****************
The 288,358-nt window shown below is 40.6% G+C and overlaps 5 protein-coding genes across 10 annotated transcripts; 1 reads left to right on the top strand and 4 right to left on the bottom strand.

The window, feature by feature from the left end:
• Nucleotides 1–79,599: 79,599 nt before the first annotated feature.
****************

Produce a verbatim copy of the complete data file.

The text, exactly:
The 288,358-nt window shown below is 40.6% G+C and overlaps 5 protein-coding genes across 10 annotated transcripts; 1 reads left to right on the top strand and 4 right to left on the bottom strand.

The window, feature by feature from the left end:
• Nucleotides 1–79,599: 79,599 nt before the first annotated feature.